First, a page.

The two suspects accused of murdering UCSB graduate student Jarrod Davidson must now wait until March 2 to enter their pleas in the case, after their arraignment was postponed Thursday morning due to an attorney’s illness.
The arraignment for Malinda and Philip Jones, Davidson’s former parents-in-law, has been delayed several times since the suspects were arrested in January, primarily to allow time for Philip Jones to find representation. Superior Court Commissioner Edward DeCaro, who is presiding over the case, approved the defense’s request that the arraignment to be held over to allow time for Santa Barbara County Public Defender James Egan, who will be representing defendant Philip Jones, to recover from being sick.
Both defendants are being charged with felony counts of murder with special circumstances and conspiracy to commit murder, and could face a maximum sentence of life in prison without possibility of parole.
Davidson’s parents Richard and Susan were present for Thursday’s hearing, and said they would be attending all court proceedings for the remainder of the case in person.
“We are committed to being here through the entire thing,” Susan Davidson said.
Jarrod Davidson was shot and killed in front of his Goleta apartment shortly after 11 p.m. on July 9, 2004. Soon after, the Santa Barbara County Sheriff’s Dept. released pictures taken from a security camera in the Vons supermarket in the Turnpike Shopping Center to assist in identifying and locating suspects in the case. Malinda Jones was arrested Jan. 7 at her home in Grover Beach, followed by the Jan. 26 arrest of her husband, and both suspects remain in custody without bail.
Richard Davidson said coping with the loss of his son has been extremely difficult for him and his wife, as well as everyone else who was close to Jarrod.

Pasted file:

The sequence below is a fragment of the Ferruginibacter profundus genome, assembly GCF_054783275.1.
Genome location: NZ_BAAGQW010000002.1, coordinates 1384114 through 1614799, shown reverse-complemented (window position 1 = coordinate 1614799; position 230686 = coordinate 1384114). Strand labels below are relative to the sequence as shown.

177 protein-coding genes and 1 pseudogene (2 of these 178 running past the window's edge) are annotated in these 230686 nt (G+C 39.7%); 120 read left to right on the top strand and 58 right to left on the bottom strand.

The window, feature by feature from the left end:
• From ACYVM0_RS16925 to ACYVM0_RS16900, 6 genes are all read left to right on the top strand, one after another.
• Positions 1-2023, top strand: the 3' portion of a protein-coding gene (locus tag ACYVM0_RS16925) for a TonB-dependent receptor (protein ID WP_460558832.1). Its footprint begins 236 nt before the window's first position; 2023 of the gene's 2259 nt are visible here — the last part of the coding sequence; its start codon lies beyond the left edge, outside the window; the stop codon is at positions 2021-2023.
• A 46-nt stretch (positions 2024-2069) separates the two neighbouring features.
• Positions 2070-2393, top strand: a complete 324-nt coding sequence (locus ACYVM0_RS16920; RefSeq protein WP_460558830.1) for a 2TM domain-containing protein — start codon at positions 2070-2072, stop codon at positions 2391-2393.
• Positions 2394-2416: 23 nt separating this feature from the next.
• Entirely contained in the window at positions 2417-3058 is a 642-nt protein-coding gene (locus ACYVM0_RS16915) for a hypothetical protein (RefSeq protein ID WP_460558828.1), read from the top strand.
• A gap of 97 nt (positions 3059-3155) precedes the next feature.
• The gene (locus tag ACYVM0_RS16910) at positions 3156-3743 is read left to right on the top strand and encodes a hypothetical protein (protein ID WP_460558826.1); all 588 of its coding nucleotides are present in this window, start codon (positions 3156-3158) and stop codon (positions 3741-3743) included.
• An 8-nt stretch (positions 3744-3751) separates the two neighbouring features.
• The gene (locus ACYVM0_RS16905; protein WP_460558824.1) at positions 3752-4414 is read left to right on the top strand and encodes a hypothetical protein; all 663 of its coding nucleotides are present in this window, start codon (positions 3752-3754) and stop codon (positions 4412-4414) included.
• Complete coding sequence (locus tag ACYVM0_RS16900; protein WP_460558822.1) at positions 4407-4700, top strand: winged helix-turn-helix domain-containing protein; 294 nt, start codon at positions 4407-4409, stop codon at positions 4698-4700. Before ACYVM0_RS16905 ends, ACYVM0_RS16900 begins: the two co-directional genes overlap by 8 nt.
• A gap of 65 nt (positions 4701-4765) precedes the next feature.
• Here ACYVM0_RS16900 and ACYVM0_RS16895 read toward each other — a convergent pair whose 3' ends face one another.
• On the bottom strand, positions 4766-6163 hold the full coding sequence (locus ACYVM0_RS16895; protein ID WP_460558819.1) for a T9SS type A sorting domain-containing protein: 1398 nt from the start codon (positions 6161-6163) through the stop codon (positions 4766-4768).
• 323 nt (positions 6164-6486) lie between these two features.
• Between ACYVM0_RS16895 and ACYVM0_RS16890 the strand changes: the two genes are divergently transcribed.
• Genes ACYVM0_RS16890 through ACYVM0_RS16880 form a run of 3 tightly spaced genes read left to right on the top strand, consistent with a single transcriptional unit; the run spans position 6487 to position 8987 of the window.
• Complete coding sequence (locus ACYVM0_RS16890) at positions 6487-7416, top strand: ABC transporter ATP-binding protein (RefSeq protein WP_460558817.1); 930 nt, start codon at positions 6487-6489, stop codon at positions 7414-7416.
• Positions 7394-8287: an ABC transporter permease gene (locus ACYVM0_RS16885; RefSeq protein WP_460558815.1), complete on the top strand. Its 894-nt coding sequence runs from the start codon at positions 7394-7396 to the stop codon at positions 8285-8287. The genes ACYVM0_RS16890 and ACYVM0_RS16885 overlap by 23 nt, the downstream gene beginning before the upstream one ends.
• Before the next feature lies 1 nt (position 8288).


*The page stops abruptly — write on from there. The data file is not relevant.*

“It’s devastating, and it has impacted our day-to-day lives, our family and his friends,” he said.
While there is nothing that can come close to repairing the damage that was done by his son’s murder, Richard Davidson said, it is vital that he and his wife see that the culprits are held responsible for their crimes.
“It’s extremely important,” he said. “We’ve been deprived of the remainder of our son’s life. We see that justice is a small consolation, but a consolation nonetheless.”
Susan Davidson said the district attorney and police have been secretive about the case thus far, and have not communicated any of their findings to her or her husband.
“We know that it’s an ongoing investigation, and nothing else,” Susan Davidson said.
The repeated setbacks in the case have been a frustration, Richard Davidson said, but he said he and his wife have received counseling and advice through a local chapter of Families of Murder Victims, an organization that provides support for those who have lost family members by homicide.
“They’ve been very helpful in explaining the potential for extended delays,” Richard Davidson said. “While a disappointment, it is not a surprise.”